How-To Geek

What You Said: How You Discover New Media

New books, movies, and albums come out at an ever faster pace–how can you dig through it all to find the gems? Read on to see how your fellow readers discover new media to enjoy.

Despite the influx of digital tool for finding media, analog methods like word of mouth and check out stores remain popular. Alex M. sticks to word of mouth for most things, but loves a good digital music recommendation:

Friends recommendations for movies and TV shows for music, it really recommends me what I’ll like for sure :)

Chronno S. Trigger also likes digital music recommendations, but with a catch:

I use to listen to Pandora a lot, but with this ongoing crap with the RIAA and MPAA, I just don’t go looking for new media any more.

That triggered a dialog with Steve-O-Rama agreeing:

@Chronno S. Trigger I’m in a similar camp. Ever since the first Napster fiasco, I haven’t bought a single album or movie; almost all of the media I own is second-hand, downloaded, rips, and/or on vinyl or tape; exceptions are for things that aren’t mass-produced. Speaking of Napster, after Lars couldn’t keep his mouth shut, and basically alienated everyone that ever downloaded anything, I burned (as in ‘set fire to’) all of my Metallica merchandise.

I typically rely upon YouTube and similar (FREE) services, mostly because of the ‘social buffer’ they offer. In other words, if a song or music video is really good OR really bad, it’s going to get a lot of comments and voting. For instance, compare the views, comments, and the like/dislike bars of two very disparate videos on YouTube: Billy Idol’s “Rebel Yell” versus (ugh) Rebecca Black’s “Friday”. Using those as a guide, along with reading comments, I can then determine whether it’s worth the time and effort to seek out similar material by the same artist(s), or possibly find a new direction from the suggested videos listed.

It’s very hard to find ‘new’ media since my tastes vary widely, e.g. Mozart, Led Zeppelin, Ricky Skaggs, Dean Martin, and Soundgarden, sometimes all in the same car ride. :)

They certainly weren’t the only ones concerned about the antics of the RIAA. Tom writes:

I’ve taken to listening to a lot of the free music on Amazon MP3. Just go to and look for the “Free music from rising artists” link. I get several bonuses out of this; I find great artists and bands that I have never heard of before, I don’t have to pay anything for it, and the music industry lawyers don’t get to sue me. :-)

This all seems to beg for a shirt that says “I love music, please don’t sue me.”

Check out the full comments thread for more tips, tricks, and services to check out. Have a discovery tool or service you’ve had good luck with? Let’s hear about it in the comments.

For more

Jason Fitzpatrick is a warranty-voiding DIYer who spends his days cracking opening cases and wrestling with code so you don't have to. If it can be modded, optimized, repurposed, or torn apart for fun he's interested (and probably already at the workbench taking it apart). You can follow him on if you'd like.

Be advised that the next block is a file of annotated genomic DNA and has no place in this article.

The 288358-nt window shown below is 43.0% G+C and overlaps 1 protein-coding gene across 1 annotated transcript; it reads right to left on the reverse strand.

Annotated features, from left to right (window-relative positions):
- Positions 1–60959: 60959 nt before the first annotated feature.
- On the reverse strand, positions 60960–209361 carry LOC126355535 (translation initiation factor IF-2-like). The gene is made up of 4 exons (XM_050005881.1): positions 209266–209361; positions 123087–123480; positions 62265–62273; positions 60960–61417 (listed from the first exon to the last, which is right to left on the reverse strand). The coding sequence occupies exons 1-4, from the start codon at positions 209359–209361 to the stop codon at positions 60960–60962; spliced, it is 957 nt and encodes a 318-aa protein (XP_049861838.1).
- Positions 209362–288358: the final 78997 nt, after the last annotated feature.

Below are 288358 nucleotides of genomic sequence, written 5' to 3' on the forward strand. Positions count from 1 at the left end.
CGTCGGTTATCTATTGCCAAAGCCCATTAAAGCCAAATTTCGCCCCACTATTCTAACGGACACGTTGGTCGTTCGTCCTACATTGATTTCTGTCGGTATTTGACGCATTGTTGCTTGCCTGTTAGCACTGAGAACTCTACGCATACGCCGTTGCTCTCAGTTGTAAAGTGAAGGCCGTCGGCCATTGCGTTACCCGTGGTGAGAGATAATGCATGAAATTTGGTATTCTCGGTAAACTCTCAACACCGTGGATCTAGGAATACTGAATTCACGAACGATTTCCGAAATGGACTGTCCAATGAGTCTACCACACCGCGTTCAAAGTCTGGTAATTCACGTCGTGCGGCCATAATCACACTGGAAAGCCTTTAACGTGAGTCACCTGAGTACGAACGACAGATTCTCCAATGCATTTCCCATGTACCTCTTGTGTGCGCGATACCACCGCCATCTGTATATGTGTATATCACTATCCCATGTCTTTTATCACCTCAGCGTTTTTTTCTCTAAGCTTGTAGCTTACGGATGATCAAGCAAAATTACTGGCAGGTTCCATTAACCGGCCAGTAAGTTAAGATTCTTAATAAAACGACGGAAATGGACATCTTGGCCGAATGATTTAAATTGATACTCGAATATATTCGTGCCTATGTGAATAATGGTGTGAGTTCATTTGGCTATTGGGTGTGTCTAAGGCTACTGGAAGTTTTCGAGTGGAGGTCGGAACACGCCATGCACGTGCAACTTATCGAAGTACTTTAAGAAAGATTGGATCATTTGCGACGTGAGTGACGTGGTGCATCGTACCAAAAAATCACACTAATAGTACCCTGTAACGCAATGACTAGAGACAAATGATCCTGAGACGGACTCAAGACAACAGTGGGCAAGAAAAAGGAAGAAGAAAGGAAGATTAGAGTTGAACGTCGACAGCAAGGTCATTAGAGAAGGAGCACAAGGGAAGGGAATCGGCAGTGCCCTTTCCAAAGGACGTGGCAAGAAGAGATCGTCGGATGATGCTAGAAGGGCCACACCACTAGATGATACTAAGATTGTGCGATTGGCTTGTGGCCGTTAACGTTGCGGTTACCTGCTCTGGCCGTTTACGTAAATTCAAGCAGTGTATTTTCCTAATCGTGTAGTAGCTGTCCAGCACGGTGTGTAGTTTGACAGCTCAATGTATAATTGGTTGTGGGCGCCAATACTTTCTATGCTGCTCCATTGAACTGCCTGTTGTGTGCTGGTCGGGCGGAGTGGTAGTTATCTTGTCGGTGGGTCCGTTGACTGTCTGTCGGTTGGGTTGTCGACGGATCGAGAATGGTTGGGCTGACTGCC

• Published 03/2/12

Comments (9)

  1. Brian

    I think what it says is, “I want to listen to music, but I don’t want to pay for it.”

  2. chris

    “I like Mozart and Led Zeppelin. I’m so eclectic.”

  3. LadyFitzgerald

    There is nothing wrong or illegal with what Tom is doing. Amazon legitimately offers many free mp3 downloads, mostly garbage and some samplers but there are a few gems in there, especially if one has eclectic tastes.

  4. TheFu

    I listen to Dad’s reel-to-reel tape collection to discover new musak.

  5. Riddle

    just use hxxp://


    If you find the music you like comes from a particular record label try following them. I like Ninja tunes and Ninja cuts. I find I like a lot of there artist or collaborators like Cold Cut and DJ Shadow. Then I also use a lot as another artist/s I like posts free downloads on there. Mr Scruff. But I find loads of artist this way from Propellerheads, Unkle and Bonobo. But then again I have around 80 GB of music by offering my music collection in return for copying off someone else. At the end of the day the whole world is lining its pocket of the back of everyone else. Capitalism in its true form. So I really don’t worry about copying music as I buy loads of CD’s weekly. When multimillion pound companies stop feeding of the poorer of society and also stop handing their tax’s under the table I might start to get concerned? As for the smaller record labels I buy enough Cd’s to balance the books.

  7. Paulo

    Check out I have been a fan of them for years!

  8. Deez

    Re: Chronno S. Trigger’s comment featured in the article… how would simply listening to Pandora bring on the wrath of the RIAA / MPAA? (Unless he/she is suggesting that whenever they hear something on Pandora that they like, the next step is to go out and illegally obtain it… ?)

  9. Emily

    I’ve used a few times, once I realized a lot of newer artists I liked (Citizen Twilight, A Fine Frenzy, Adele, Maria Taylor)were offering free tracks on there. Pandora’s good for streaming, and I also note songs in new TV shows by their lyrics, then google them to see who the artists is and whether I like anything there is to sample out there for free. I also use the Starbucks free downloads and the iTunes free music on a monthly basis.

More Articles You Might Like

Enter Your Email Here to Get Access for Free:

Go check your email!